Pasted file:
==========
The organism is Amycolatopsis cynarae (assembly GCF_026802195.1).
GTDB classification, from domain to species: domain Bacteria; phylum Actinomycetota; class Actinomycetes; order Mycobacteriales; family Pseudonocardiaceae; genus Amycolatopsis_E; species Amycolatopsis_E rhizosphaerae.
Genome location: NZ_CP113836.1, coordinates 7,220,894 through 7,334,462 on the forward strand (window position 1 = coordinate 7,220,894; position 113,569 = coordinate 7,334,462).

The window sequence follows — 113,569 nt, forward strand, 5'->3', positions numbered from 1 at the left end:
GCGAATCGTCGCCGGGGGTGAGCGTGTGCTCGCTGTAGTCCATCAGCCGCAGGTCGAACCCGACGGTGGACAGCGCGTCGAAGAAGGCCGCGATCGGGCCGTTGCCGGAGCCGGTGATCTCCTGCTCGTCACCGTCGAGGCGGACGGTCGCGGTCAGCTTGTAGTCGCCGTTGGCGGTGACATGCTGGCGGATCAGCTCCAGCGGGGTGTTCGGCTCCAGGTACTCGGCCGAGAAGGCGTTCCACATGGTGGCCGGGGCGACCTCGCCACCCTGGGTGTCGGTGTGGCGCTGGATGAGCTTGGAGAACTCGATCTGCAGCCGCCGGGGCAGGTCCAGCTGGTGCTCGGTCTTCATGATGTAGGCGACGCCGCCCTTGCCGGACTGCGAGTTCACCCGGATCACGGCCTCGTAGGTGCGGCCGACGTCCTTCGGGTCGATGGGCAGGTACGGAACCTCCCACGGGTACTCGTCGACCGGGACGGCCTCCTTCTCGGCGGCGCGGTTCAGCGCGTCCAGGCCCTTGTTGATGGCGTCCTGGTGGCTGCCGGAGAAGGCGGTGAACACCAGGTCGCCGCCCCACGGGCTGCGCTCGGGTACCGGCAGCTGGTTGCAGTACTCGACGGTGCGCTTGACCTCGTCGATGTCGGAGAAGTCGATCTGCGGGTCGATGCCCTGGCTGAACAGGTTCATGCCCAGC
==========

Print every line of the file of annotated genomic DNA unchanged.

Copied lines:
The organism is Amycolatopsis cynarae (assembly GCF_026802195.1).
GTDB classification, from domain to species: domain Bacteria; phylum Actinomycetota; class Actinomycetes; order Mycobacteriales; family Pseudonocardiaceae; genus Amycolatopsis_E; species Amycolatopsis_E rhizosphaerae.
Genome location: NZ_CP113836.1, coordinates 7,220,894 through 7,334,462 on the forward strand (window position 1 = coordinate 7,220,894; position 113,569 = coordinate 7,334,462).

The window sequence follows — 113,569 nt, forward strand, 5'->3', positions numbered from 1 at the left end:
GCGAATCGTCGCCGGGGGTGAGCGTGTGCTCGCTGTAGTCCATCAGCCGCAGGTCGAACCCGACGGTGGACAGCGCGTCGAAGAAGGCCGCGATCGGGCCGTTGCCGGAGCCGGTGATCTCCTGCTCGTCACCGTCGAGGCGGACGGTCGCGGTCAGCTTGTAGTCGCCGTTGGCGGTGACATGCTGGCGGATCAGCTCCAGCGGGGTGTTCGGCTCCAGGTACTCGGCCGAGAAGGCGTTCCACATGGTGGCCGGGGCGACCTCGCCACCCTGGGTGTCGGTGTGGCGCTGGATGAGCTTGGAGAACTCGATCTGCAGCCGCCGGGGCAGGTCCAGCTGGTGCTCGGTCTTCATGATGTAGGCGACGCCGCCCTTGCCGGACTGCGAGTTCACCCGGATCACGGCCTCGTAGGTGCGGCCGACGTCCTTCGGGTCGATGGGCAGGTACGGAACCTCCCACGGGTACTCGTCGACCGGGACGGCCTCCTTCTCGGCGGCGCGGTTCAGCGCGTCCAGGCCCTTGTTGATGGCGTCCTGGTGGCTGCCGGAGAAGGCGGTGAACACCAGGTCGCCGCCCCACGGGCTGCGCTCGGGTACCGGCAGCTGGTTGCAGTACTCGACGGTGCGCTTGACCTCGTCGATGTCGGAGAAGTCGATCTGCGGGTCGATGCCCTGGCTGAACAGGTTCATGCCCAGC